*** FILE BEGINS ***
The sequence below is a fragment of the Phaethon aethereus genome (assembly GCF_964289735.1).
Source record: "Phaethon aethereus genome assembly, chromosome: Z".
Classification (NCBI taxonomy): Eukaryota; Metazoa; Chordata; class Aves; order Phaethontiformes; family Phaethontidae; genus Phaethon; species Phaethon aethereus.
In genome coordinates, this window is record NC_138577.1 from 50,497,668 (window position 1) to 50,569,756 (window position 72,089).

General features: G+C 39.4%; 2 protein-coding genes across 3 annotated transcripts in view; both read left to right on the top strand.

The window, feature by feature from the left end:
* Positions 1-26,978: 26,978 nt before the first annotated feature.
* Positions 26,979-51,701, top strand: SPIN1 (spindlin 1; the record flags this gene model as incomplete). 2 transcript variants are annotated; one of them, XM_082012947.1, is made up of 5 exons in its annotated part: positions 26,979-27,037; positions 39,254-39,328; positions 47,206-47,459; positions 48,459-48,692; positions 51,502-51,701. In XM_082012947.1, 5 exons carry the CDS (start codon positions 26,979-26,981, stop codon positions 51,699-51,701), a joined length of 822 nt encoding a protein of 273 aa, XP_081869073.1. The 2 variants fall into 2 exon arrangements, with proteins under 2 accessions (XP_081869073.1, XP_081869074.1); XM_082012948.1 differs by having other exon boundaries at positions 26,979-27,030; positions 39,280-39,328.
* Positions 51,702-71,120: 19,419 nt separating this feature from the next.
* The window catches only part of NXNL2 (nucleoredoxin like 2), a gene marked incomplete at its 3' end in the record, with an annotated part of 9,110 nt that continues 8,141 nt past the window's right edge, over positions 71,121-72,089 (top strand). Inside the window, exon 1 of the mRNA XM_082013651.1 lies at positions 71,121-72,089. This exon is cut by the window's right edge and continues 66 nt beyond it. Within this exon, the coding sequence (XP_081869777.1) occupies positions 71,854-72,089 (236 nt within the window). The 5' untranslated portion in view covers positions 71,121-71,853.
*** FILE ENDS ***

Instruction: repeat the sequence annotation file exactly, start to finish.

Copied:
The sequence below is a fragment of the Phaethon aethereus genome (assembly GCF_964289735.1).
Source record: "Phaethon aethereus genome assembly, chromosome: Z".
Classification (NCBI taxonomy): Eukaryota; Metazoa; Chordata; class Aves; order Phaethontiformes; family Phaethontidae; genus Phaethon; species Phaethon aethereus.
In genome coordinates, this window is record NC_138577.1 from 50,497,668 (window position 1) to 50,569,756 (window position 72,089).

General features: G+C 39.4%; 2 protein-coding genes across 3 annotated transcripts in view; both read left to right on the top strand.

The window, feature by feature from the left end:
* Positions 1-26,978: 26,978 nt before the first annotated feature.
* Positions 26,979-51,701, top strand: SPIN1 (spindlin 1; the record flags this gene model as incomplete). 2 transcript variants are annotated; one of them, XM_082012947.1, is made up of 5 exons in its annotated part: positions 26,979-27,037; positions 39,254-39,328; positions 47,206-47,459; positions 48,459-48,692; positions 51,502-51,701. In XM_082012947.1, 5 exons carry the CDS (start codon positions 26,979-26,981, stop codon positions 51,699-51,701), a joined length of 822 nt encoding a protein of 273 aa, XP_081869073.1. The 2 variants fall into 2 exon arrangements, with proteins under 2 accessions (XP_081869073.1, XP_081869074.1); XM_082012948.1 differs by having other exon boundaries at positions 26,979-27,030; positions 39,280-39,328.
* Positions 51,702-71,120: 19,419 nt separating this feature from the next.
* The window catches only part of NXNL2 (nucleoredoxin like 2), a gene marked incomplete at its 3' end in the record, with an annotated part of 9,110 nt that continues 8,141 nt past the window's right edge, over positions 71,121-72,089 (top strand). Inside the window, exon 1 of the mRNA XM_082013651.1 lies at positions 71,121-72,089. This exon is cut by the window's right edge and continues 66 nt beyond it. Within this exon, the coding sequence (XP_081869777.1) occupies positions 71,854-72,089 (236 nt within the window). The 5' untranslated portion in view covers positions 71,121-71,853.